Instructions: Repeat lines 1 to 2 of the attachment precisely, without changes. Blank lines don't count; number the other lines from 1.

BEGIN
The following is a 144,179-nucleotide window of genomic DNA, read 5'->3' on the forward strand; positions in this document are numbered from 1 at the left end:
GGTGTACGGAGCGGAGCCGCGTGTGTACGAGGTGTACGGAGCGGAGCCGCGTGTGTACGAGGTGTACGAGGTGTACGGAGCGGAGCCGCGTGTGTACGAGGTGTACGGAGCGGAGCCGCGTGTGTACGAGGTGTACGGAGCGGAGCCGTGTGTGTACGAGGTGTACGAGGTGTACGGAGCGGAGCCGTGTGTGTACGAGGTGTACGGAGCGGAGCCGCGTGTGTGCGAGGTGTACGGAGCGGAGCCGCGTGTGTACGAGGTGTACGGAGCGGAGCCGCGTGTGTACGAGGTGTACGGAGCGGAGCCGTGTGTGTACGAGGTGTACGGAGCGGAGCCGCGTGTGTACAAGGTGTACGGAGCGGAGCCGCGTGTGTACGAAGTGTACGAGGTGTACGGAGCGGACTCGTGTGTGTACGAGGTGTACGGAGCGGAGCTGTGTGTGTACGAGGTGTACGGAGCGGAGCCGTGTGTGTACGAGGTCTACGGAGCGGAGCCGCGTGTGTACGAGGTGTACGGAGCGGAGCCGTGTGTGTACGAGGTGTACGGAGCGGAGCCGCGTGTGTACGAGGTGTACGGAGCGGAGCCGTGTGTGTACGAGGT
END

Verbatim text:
The following is a 144,179-nucleotide window of genomic DNA, read 5'->3' on the forward strand; positions in this document are numbered from 1 at the left end:
GGTGTACGGAGCGGAGCCGCGTGTGTACGAGGTGTACGGAGCGGAGCCGCGTGTGTACGAGGTGTACGAGGTGTACGGAGCGGAGCCGCGTGTGTACGAGGTGTACGGAGCGGAGCCGCGTGTGTACGAGGTGTACGGAGCGGAGCCGTGTGTGTACGAGGTGTACGAGGTGTACGGAGCGGAGCCGTGTGTGTACGAGGTGTACGGAGCGGAGCCGCGTGTGTGCGAGGTGTACGGAGCGGAGCCGCGTGTGTACGAGGTGTACGGAGCGGAGCCGCGTGTGTACGAGGTGTACGGAGCGGAGCCGTGTGTGTACGAGGTGTACGGAGCGGAGCCGCGTGTGTACAAGGTGTACGGAGCGGAGCCGCGTGTGTACGAAGTGTACGAGGTGTACGGAGCGGACTCGTGTGTGTACGAGGTGTACGGAGCGGAGCTGTGTGTGTACGAGGTGTACGGAGCGGAGCCGTGTGTGTACGAGGTCTACGGAGCGGAGCCGCGTGTGTACGAGGTGTACGGAGCGGAGCCGTGTGTGTACGAGGTGTACGGAGCGGAGCCGCGTGTGTACGAGGTGTACGGAGCGGAGCCGTGTGTGTACGAGGT